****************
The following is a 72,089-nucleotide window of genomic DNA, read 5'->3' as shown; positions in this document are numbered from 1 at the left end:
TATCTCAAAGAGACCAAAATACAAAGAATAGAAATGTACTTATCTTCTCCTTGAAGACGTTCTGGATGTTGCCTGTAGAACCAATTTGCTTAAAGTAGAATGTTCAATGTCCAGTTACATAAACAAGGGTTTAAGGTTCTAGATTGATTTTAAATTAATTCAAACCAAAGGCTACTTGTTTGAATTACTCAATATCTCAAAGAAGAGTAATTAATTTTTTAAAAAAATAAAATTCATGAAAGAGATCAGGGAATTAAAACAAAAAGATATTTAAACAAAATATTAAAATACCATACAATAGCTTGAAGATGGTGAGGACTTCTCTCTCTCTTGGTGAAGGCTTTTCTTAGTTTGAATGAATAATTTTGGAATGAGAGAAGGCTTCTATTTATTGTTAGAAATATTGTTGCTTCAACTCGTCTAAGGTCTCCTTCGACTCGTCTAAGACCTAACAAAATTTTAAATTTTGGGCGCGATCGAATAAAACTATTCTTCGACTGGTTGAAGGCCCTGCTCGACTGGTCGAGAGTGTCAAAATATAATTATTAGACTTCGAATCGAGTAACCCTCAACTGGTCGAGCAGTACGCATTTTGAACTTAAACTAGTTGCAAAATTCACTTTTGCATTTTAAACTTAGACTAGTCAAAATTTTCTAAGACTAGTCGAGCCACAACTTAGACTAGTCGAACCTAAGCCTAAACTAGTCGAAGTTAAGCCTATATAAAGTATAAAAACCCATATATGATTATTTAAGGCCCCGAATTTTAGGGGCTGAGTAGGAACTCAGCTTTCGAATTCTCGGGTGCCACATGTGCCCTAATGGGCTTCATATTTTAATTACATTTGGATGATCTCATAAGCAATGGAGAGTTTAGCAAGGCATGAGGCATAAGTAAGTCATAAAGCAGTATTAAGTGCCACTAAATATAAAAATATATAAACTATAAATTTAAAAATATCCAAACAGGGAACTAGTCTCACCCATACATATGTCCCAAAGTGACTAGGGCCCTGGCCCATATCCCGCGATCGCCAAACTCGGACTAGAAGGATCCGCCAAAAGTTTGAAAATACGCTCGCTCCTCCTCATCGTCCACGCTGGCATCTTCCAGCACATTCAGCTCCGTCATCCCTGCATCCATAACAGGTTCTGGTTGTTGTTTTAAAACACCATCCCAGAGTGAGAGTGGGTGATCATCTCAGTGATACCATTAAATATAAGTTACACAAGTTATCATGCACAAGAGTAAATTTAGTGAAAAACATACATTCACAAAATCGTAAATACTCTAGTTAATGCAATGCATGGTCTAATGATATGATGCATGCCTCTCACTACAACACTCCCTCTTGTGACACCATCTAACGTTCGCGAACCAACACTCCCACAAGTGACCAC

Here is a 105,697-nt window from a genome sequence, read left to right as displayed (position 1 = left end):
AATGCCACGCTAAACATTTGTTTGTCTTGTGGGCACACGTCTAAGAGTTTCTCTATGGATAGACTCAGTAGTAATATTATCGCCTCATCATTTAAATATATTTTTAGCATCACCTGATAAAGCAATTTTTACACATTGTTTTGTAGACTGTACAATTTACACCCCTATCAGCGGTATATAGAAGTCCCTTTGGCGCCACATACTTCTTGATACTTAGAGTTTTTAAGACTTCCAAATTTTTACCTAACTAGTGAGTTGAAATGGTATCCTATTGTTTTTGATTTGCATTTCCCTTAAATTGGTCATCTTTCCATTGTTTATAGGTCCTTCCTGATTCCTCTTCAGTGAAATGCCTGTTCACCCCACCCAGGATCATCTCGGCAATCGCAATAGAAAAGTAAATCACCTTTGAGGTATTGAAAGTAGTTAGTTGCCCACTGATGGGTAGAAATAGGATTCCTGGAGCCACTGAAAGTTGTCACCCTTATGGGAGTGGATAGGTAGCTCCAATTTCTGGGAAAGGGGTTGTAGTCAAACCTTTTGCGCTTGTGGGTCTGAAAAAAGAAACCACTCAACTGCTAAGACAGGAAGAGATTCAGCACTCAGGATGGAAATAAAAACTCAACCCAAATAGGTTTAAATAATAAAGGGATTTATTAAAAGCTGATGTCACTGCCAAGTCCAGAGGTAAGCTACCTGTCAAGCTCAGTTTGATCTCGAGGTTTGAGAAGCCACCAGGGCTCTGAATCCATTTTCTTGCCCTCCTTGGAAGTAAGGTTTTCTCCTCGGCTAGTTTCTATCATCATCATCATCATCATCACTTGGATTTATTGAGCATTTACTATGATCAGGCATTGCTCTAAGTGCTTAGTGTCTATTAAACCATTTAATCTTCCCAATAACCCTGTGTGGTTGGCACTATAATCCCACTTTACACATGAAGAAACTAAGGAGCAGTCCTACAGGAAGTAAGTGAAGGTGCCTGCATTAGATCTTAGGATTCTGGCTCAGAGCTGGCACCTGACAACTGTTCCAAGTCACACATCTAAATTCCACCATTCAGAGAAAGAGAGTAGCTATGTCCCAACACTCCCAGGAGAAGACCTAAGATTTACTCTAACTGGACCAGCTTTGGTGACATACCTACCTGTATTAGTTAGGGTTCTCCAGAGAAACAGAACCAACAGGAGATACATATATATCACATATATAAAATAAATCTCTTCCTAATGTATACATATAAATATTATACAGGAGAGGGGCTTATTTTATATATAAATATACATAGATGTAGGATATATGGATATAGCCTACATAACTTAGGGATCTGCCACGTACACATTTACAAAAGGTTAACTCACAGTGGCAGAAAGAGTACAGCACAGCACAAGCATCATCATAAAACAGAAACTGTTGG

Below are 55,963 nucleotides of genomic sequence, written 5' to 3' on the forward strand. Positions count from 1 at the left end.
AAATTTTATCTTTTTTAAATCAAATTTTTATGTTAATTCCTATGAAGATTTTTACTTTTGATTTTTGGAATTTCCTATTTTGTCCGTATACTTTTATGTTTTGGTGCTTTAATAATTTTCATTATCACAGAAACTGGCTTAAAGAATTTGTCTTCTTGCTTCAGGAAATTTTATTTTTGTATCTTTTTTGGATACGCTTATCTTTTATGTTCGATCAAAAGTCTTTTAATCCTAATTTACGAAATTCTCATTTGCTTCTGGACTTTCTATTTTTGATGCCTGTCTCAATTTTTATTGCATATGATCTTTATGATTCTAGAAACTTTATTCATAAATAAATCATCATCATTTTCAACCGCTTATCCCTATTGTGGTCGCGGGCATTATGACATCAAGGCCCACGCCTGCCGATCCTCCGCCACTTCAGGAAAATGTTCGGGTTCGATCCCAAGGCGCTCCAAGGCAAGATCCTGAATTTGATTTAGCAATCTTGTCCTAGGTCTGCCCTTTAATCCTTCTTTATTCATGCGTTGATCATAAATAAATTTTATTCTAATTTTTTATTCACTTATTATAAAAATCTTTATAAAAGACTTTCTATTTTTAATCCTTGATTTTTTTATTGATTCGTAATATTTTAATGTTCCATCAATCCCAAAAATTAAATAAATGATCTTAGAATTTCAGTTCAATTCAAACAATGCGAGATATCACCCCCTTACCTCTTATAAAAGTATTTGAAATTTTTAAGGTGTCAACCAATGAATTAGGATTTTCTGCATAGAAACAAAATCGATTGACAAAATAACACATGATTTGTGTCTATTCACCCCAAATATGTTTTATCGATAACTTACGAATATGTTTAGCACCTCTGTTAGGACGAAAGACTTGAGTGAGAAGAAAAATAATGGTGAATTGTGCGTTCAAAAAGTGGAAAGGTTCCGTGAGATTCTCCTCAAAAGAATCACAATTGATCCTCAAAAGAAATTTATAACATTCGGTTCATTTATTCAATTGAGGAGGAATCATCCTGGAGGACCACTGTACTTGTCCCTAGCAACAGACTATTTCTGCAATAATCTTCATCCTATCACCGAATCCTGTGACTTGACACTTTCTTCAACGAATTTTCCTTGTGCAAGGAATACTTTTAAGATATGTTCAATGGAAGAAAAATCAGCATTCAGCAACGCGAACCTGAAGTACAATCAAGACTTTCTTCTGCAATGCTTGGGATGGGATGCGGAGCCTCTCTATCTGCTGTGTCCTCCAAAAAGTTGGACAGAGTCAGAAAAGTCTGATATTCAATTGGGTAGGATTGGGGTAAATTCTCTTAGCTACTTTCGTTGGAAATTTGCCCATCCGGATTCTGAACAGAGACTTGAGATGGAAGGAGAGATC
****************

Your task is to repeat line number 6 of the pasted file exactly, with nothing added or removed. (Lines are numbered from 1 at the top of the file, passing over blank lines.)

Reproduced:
AAATTTTATCTTTTTTAAATCAAATTTTTATGTTAATTCCTATGAAGATTTTTACTTTTGATTTTTGGAATTTCCTATTTTGTCCGTATACTTTTATGTTTTGGTGCTTTAATAATTTTCATTATCACAGAAACTGGCTTAAAGAATTTGTCTTCTTGCTTCAGGAAATTTTATTTTTGTATCTTTTTTGGATACGCTTATCTTTTATGTTCGATCAAAAGTCTTTTAATCCTAATTTACGAAATTCTCATTTGCTTCTGGACTTTCTATTTTTGATGCCTGTCTCAATTTTTATTGCATATGATCTTTATGATTCTAGAAACTTTATTCATAAATAAATCATCATCATTTTCAACCGCTTATCCCTATTGTGGTCGCGGGCATTATGACATCAAGGCCCACGCCTGCCGATCCTCCGCCACTTCAGGAAAATGTTCGGGTTCGATCCCAAGGCGCTCCAAGGCAAGATCCTGAATTTGATTTAGCAATCTTGTCCTAGGTCTGCCCTTTAATCCTTCTTTATTCATGCGTTGATCATAAATAAATTTTATTCTAATTTTTTATTCACTTATTATAAAAATCTTTATAAAAGACTTTCTATTTTTAATCCTTGATTTTTTTATTGATTCGTAATATTTTAATGTTCCATCAATCCCAAAAATTAAATAAATGATCTTAGAATTTCAGTTCAATTCAAACAATGCGAGATATCACCCCCTTACCTCTTATAAAAGTATTTGAAATTTTTAAGGTGTCAACCAATGAATTAGGATTTTCTGCATAGAAACAAAATCGATTGACAAAATAACACATGATTTGTGTCTATTCACCCCAAATATGTTTTATCGATAACTTACGAATATGTTTAGCACCTCTGTTAGGACGAAAGACTTGAGTGAGAAGAAAAATAATGGTGAATTGTGCGTTCAAAAAGTGGAAAGGTTCCGTGAGATTCTCCTCAAAAGAATCACAATTGATCCTCAAAAGAAATTTATAACATTCGGTTCATTTATTCAATTGAGGAGGAATCATCCTGGAGGACCACTGTACTTGTCCCTAGCAACAGACTATTTCTGCAATAATCTTCATCCTATCACCGAATCCTGTGACTTGACACTTTCTTCAACGAATTTTCCTTGTGCAAGGAATACTTTTAAGATATGTTCAATGGAAGAAAAATCAGCATTCAGCAACGCGAACCTGAAGTACAATCAAGACTTTCTTCTGCAATGCTTGGGATGGGATGCGGAGCCTCTCTATCTGCTGTGTCCTCCAAAAAGTTGGACAGAGTCAGAAAAGTCTGATATTCAATTGGGTAGGATTGGGGTAAATTCTCTTAGCTACTTTCGTTGGAAATTTGCCCATCCGGATTCTGAACAGAGACTTGAGATGGAAGGAGAGATC